One reason that solar energy has not been widely adopted is because light absorbing materials are not durable. Materials that harvest solar radiation for energy often overheat or degrade over time; this reduces their viability to compete with other renewable energy sources like wind or hydroelectric generators.
Thin Film Electronics ASA announced that its award-winning Addressable Memory was chosen by a FlexTech Alliance-funded consortium as a key component in a printed sensor platform to monitor temperature and blood oxygen content. Thinfilm will deliver its Addressable Memoryto the new program led by PARC, a Xerox Company, and the University of California, Berkeley (UCB).
Applied physicists at the Harvard School of Engineering and Applied Sciences (SEAS) have created an ultrathin, flat lens that focuses light without imparting the distortions of conventional lenses. Left to right : Francesco Aieta, Federico Capasso, and Patrice Genevet. At a mere 60 nanometers thick, the flat lens is essentially two-dimensional, yet its focusing power approaches the ultimate physical limit set by the laws of diffraction.
Google and Boingo are building on their free Wi-Fi project in New York City , launching the advertising-paid access model in eight malls across the country. Though the project is still in its infancy, it represents a growing trend to make Wi-Fi a free and readily accessible resource, while depending on ad views to pay the bill.
PayPal is confirming reports that it is test-running a new app-based checkout system in McDonald’s restaurants, a pilot program that could push the online payment broker - and the notion of phone-based payments - much further into the consumer shopping experience. It could also add confusing choices and tools to manage in an increasinly fragmented payment landscape.
If Doctor Evil ever lowered his lofty goal of sharks with frickin’ laser beams on their heads to something more manageable, such as lasers on frickin’ tadpoles, the world’s smallest laser might serve him well. Physicists from the University of Texas at Austin working with colleagues in Taiwan and China have created what they claim to be the world’s smallest laser.
I’ve got a riddle for you. What do Blu-ray disks, military radars and LED light bulbs have in common? Chances are, if you work outside of the defense or electronics sectors, you may not easily make the connection. But the common thread is a little-known technology called Gallium Nitride (GaN for short).
The firm's disruptive gallium nitride technology is to be developed for LEDs, laser diodes, and power electronics Soraa, a developer of GaN on GaN solid-state lighting technology, has been selected by Advanced Research Projects Agency-Energy (ARPA-E) to lead a project on the development of bulk GaN substrates.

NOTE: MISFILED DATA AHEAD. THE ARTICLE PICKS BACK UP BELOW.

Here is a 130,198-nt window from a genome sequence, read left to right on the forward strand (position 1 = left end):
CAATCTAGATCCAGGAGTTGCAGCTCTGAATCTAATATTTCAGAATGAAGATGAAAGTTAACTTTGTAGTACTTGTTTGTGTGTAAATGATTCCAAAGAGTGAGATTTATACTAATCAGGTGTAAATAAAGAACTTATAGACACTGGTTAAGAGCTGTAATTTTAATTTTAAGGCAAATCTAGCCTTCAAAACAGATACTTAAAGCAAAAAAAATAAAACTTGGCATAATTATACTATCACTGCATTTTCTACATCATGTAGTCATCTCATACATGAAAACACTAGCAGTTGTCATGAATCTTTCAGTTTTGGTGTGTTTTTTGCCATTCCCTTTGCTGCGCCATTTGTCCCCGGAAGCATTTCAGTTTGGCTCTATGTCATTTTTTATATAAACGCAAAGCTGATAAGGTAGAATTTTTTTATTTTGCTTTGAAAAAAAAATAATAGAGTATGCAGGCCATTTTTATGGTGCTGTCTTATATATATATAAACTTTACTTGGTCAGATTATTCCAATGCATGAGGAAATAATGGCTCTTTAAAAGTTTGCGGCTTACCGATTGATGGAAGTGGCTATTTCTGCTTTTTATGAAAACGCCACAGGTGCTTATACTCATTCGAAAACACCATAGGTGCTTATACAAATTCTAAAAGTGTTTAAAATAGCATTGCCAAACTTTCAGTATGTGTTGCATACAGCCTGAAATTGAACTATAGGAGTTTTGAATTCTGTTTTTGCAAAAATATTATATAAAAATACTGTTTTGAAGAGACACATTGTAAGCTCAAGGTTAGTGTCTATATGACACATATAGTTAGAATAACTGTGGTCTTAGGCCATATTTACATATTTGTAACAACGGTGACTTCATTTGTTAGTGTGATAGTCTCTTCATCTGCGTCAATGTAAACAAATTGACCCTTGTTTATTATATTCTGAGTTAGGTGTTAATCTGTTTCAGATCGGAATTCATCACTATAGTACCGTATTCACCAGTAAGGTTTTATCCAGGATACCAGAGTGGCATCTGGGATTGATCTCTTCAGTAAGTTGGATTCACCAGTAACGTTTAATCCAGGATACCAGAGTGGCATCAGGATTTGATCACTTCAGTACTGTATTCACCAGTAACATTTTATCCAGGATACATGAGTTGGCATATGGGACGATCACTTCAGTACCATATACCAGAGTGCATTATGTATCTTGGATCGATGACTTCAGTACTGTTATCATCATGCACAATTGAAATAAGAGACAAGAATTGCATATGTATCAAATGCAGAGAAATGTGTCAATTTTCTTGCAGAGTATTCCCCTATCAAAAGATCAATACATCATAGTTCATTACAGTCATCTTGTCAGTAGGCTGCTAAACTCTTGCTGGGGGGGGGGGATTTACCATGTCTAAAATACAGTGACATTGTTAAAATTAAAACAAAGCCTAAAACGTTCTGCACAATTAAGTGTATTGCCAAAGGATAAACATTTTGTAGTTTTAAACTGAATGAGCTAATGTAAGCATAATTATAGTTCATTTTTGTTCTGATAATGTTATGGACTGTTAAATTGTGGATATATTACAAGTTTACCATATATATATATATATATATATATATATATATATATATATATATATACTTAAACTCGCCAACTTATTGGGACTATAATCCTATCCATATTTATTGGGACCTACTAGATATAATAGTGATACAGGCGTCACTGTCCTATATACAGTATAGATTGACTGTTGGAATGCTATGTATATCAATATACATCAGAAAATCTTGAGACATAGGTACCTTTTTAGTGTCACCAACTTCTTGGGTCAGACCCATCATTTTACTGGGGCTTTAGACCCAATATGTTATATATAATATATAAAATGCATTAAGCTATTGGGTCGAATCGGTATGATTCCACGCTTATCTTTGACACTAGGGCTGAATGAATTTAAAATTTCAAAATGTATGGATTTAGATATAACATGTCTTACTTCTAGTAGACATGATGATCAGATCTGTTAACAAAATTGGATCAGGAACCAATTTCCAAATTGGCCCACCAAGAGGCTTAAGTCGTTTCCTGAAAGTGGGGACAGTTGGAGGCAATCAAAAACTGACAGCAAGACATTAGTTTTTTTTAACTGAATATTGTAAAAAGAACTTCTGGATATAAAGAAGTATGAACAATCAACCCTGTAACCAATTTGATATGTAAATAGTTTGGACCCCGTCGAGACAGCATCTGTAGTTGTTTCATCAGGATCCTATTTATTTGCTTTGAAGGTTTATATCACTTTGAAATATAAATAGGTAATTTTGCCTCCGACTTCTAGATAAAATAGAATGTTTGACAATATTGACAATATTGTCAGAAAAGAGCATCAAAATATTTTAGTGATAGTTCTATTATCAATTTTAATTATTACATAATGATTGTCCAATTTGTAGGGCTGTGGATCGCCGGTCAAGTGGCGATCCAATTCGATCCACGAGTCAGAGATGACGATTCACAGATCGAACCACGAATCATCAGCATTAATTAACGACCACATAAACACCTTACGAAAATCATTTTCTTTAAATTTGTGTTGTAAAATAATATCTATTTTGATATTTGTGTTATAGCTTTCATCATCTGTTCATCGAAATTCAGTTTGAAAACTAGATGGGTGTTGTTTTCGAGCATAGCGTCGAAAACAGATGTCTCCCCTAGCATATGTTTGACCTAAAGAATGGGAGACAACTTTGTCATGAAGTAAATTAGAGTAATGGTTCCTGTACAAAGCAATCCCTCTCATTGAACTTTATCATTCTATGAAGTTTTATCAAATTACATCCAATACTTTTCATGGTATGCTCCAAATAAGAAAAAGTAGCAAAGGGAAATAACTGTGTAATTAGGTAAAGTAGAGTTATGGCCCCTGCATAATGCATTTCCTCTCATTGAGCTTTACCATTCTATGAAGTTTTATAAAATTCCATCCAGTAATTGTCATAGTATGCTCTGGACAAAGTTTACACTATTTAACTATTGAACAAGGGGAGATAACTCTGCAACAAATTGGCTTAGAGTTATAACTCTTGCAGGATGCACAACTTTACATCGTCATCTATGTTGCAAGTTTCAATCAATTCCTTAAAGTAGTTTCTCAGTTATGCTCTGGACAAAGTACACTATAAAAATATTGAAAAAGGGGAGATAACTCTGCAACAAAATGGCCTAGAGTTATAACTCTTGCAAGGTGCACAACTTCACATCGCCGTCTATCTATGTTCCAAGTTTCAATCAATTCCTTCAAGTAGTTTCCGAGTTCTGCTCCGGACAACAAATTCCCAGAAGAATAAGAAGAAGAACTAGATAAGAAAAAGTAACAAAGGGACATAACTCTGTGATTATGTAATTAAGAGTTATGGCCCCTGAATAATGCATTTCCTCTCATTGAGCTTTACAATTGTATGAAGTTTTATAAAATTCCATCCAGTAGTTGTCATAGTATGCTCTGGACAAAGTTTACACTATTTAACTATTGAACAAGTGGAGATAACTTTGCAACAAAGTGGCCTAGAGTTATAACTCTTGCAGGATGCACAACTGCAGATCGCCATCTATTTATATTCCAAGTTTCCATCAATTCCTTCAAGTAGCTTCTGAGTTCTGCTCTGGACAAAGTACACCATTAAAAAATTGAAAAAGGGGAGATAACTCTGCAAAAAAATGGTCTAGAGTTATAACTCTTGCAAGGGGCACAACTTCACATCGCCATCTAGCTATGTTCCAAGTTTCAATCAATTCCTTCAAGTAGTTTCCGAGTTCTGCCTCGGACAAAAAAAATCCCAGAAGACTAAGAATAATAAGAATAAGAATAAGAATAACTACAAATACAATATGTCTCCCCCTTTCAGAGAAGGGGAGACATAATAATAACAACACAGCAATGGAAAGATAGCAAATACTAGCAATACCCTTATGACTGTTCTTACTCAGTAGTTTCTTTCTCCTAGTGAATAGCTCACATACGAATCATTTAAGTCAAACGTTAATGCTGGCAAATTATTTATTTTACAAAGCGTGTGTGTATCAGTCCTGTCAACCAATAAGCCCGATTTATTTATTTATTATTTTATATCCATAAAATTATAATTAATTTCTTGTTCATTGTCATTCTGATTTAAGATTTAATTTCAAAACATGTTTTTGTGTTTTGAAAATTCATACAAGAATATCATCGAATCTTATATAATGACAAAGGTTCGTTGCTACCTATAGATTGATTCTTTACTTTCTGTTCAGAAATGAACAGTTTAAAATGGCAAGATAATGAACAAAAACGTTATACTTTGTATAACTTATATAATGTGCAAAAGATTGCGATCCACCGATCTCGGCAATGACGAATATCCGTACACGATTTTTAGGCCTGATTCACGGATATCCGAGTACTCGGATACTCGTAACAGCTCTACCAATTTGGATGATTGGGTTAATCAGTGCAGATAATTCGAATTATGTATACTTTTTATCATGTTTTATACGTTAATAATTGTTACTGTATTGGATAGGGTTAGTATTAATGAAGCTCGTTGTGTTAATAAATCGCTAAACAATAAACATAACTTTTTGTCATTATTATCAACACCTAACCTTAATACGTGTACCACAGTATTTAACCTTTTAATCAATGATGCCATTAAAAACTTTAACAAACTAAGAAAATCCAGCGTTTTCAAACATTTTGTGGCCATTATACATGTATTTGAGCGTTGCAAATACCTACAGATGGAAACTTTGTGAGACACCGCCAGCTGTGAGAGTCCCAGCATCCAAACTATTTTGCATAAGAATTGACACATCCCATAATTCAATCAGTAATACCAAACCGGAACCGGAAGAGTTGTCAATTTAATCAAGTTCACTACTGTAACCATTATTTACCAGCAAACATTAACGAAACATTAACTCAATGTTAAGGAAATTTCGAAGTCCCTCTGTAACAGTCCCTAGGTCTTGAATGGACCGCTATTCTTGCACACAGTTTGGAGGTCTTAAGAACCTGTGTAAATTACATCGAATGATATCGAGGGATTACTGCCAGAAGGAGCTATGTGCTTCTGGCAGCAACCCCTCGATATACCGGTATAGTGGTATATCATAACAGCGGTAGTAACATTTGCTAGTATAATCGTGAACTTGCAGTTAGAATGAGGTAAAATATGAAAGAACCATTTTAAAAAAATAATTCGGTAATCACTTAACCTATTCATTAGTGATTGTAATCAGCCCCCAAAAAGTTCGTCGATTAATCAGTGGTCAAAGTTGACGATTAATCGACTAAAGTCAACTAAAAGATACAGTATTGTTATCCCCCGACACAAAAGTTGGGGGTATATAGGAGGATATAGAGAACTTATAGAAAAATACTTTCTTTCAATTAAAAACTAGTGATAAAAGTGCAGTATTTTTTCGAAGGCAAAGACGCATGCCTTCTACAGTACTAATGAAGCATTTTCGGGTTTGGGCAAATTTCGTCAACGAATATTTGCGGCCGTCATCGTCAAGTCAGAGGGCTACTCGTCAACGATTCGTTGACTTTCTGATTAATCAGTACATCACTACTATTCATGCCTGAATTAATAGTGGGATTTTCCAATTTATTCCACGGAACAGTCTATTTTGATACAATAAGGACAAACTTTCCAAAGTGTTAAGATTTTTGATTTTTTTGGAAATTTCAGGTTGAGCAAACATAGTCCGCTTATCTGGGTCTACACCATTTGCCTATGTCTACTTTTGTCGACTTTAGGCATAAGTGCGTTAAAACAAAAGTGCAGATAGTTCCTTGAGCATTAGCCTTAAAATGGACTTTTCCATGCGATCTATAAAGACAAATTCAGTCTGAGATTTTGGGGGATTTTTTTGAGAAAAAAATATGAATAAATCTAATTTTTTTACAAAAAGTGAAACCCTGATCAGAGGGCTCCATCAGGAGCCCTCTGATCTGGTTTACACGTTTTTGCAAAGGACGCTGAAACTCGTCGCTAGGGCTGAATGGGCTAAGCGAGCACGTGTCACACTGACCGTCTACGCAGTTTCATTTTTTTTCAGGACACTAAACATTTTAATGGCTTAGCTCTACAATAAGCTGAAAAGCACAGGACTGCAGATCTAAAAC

National Central University (NCU) in Taiwan will use an AIXTRON metal-organic chemical vapor deposition (MOCVD) system to research gallium-nitride-on-silicon (GaN-on-Si) power semiconductors . An existing AIXTRON customer, NCU installed a 1 x 6” AIXTRON Close Coupled Showerhead MOCVD system. They will grow GaN epitaxial structures on 6” silicon substrates, which will be used in R&D of power management devices.
Members of the conference organizing committee, Wolfgang Hansen, far left, of Technische Universitat Dresden, Germany, and Sama Bilbao y Leon, right, of Virginia Commonwealth University, congratulate Reza Arghandeh, middle, Virginia Tech doctoral candidate in electrical and computer engineering, for winning the international best paper award.
Researchers have developed a self-charging power cell that directly converts mechanical energy to chemical energy, storing the power until it is released as electrical current. By eliminating the need to convert mechanical energy to electrical energy for charging a battery, the new hybrid generator-storage cell utilizes mechanical energy more efficiently than systems using separate generators and batteries.
Whether a material conducts electricity without losses is not least a question of the right temperature. In future it may be possible to make a more reliable prediction for high-temperature superconductors. These materials lose their resistance if they are cooled with liquid nitrogen, which is relatively easy to handle.
Realization of a new type of magnetic phase in devices opens the door to electronics based on topologically non-trivial materials A team of researchers at RIKEN and the University of Tokyo has demonstrated a new material that promises to eliminate loss in electrical power transmission. The surprise is that their methodology for solving this classic energy problem is based upon the first realization of a highly exotic type of magnetic semiconductor first theorized less than a decade ago - a magnetic topological insulator.
Research by Nosang Myung , a professor at the University of California, Riverside, Bourns College of Engineering , has enabled a Riverside company to develop an “electronic nose” prototype that can detect small quantities of harmful airborne substances. Nano Engineered Applications, Inc. , an Innovation Economy Corporation company, has completed the prototype which is based on intellectual property exclusively licensed from the University of California.